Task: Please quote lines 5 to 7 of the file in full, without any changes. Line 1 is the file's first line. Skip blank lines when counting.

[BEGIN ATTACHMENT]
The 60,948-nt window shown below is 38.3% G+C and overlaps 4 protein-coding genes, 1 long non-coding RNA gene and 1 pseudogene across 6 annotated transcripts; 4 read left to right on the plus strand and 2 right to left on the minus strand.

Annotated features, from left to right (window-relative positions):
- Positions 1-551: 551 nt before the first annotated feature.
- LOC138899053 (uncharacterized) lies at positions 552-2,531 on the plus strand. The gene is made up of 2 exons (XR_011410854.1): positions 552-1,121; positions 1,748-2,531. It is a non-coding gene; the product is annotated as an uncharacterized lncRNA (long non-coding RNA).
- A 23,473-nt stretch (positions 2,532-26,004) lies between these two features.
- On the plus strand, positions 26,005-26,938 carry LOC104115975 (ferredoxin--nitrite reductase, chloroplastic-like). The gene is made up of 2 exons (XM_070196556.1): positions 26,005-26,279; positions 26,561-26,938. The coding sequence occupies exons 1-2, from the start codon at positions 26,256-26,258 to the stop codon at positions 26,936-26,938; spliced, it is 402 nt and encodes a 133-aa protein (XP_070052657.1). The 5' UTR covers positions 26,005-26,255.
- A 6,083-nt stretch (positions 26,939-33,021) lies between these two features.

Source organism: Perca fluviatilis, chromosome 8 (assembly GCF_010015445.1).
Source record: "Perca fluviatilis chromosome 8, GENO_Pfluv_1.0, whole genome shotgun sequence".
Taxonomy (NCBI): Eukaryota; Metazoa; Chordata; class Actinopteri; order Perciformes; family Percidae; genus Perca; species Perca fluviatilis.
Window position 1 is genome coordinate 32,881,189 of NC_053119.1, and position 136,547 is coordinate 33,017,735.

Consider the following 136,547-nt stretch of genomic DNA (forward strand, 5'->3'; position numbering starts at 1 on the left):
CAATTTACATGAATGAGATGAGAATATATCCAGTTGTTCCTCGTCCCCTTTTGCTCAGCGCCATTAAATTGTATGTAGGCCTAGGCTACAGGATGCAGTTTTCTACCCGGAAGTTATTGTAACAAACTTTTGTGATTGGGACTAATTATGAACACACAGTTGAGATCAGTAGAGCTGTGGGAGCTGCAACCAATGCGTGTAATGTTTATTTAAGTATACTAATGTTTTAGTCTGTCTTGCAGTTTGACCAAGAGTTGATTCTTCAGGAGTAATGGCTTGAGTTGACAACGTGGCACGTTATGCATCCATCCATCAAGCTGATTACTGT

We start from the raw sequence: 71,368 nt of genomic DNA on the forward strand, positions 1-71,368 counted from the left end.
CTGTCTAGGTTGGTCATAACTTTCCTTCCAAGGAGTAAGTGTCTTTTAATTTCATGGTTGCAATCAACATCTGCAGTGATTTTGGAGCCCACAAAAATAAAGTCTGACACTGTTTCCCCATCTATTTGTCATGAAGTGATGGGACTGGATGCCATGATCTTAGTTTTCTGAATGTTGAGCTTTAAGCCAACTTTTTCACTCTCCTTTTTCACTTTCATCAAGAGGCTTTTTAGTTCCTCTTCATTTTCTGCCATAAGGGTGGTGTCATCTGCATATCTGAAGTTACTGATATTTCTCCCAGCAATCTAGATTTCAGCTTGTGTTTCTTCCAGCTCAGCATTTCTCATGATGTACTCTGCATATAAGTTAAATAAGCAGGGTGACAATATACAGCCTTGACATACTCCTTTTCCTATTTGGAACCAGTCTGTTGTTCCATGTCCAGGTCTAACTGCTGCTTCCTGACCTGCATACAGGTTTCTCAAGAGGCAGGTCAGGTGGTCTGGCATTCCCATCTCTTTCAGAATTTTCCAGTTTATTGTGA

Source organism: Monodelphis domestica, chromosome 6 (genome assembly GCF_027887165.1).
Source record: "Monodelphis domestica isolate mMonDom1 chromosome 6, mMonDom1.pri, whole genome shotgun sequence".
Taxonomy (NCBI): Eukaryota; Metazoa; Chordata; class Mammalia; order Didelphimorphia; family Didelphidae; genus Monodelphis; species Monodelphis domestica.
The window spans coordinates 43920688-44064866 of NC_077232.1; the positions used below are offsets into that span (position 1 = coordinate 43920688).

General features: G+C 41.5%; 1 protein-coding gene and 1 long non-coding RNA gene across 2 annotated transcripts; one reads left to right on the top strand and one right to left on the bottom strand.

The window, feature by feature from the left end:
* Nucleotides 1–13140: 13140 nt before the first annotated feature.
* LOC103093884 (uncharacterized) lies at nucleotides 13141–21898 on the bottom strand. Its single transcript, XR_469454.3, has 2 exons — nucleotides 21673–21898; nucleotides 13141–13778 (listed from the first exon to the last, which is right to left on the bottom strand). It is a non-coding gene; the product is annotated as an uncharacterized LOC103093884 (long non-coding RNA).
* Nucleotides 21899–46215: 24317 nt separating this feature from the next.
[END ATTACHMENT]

- A 23,473-nt stretch (positions 2,532-26,004) lies between these two features.
- On the plus strand, positions 26,005-26,938 carry LOC104115975 (ferredoxin--nitrite reductase, chloroplastic-like). The gene is made up of 2 exons (XM_070196556.1): positions 26,005-26,279; positions 26,561-26,938. The coding sequence occupies exons 1-2, from the start codon at positions 26,256-26,258 to the stop codon at positions 26,936-26,938; spliced, it is 402 nt and encodes a 133-aa protein (XP_070052657.1). The 5' UTR covers positions 26,005-26,255.
- A 6,083-nt stretch (positions 26,939-33,021) lies between these two features.